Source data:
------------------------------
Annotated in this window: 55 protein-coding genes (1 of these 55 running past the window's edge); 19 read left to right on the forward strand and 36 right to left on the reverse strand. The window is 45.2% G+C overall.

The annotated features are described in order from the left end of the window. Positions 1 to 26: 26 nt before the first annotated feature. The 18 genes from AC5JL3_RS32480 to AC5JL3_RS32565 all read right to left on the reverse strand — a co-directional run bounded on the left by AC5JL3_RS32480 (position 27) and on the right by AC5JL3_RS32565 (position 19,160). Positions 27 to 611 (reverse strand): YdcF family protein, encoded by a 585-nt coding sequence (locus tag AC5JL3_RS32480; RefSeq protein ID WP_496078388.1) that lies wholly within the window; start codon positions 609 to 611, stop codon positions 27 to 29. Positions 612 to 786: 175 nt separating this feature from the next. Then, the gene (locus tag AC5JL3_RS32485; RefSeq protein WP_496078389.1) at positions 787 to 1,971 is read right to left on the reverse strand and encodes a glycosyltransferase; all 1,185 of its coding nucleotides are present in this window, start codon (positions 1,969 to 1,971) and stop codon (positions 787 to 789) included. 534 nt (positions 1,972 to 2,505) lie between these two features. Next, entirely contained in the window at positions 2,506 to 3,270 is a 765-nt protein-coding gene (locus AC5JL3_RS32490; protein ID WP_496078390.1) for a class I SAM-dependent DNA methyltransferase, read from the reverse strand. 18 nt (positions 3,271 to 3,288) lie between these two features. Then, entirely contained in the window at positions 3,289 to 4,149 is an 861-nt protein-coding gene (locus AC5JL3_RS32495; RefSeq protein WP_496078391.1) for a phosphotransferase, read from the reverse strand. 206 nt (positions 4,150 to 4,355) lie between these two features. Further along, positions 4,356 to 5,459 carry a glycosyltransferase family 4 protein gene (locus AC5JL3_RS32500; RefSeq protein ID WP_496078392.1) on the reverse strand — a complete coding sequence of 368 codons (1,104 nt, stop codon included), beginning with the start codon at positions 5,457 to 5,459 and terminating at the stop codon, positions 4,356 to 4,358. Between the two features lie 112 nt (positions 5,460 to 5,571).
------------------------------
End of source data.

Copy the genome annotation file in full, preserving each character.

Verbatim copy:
Annotated in this window: 55 protein-coding genes (1 of these 55 running past the window's edge); 19 read left to right on the forward strand and 36 right to left on the reverse strand. The window is 45.2% G+C overall.

The annotated features are described in order from the left end of the window. Positions 1 to 26: 26 nt before the first annotated feature. The 18 genes from AC5JL3_RS32480 to AC5JL3_RS32565 all read right to left on the reverse strand — a co-directional run bounded on the left by AC5JL3_RS32480 (position 27) and on the right by AC5JL3_RS32565 (position 19,160). Positions 27 to 611 (reverse strand): YdcF family protein, encoded by a 585-nt coding sequence (locus tag AC5JL3_RS32480; RefSeq protein ID WP_496078388.1) that lies wholly within the window; start codon positions 609 to 611, stop codon positions 27 to 29. Positions 612 to 786: 175 nt separating this feature from the next. Then, the gene (locus tag AC5JL3_RS32485; RefSeq protein WP_496078389.1) at positions 787 to 1,971 is read right to left on the reverse strand and encodes a glycosyltransferase; all 1,185 of its coding nucleotides are present in this window, start codon (positions 1,969 to 1,971) and stop codon (positions 787 to 789) included. 534 nt (positions 1,972 to 2,505) lie between these two features. Next, entirely contained in the window at positions 2,506 to 3,270 is a 765-nt protein-coding gene (locus AC5JL3_RS32490; protein ID WP_496078390.1) for a class I SAM-dependent DNA methyltransferase, read from the reverse strand. 18 nt (positions 3,271 to 3,288) lie between these two features. Then, entirely contained in the window at positions 3,289 to 4,149 is an 861-nt protein-coding gene (locus AC5JL3_RS32495; RefSeq protein WP_496078391.1) for a phosphotransferase, read from the reverse strand. 206 nt (positions 4,150 to 4,355) lie between these two features. Further along, positions 4,356 to 5,459 carry a glycosyltransferase family 4 protein gene (locus AC5JL3_RS32500; RefSeq protein ID WP_496078392.1) on the reverse strand — a complete coding sequence of 368 codons (1,104 nt, stop codon included), beginning with the start codon at positions 5,457 to 5,459 and terminating at the stop codon, positions 4,356 to 4,358. Between the two features lie 112 nt (positions 5,460 to 5,571).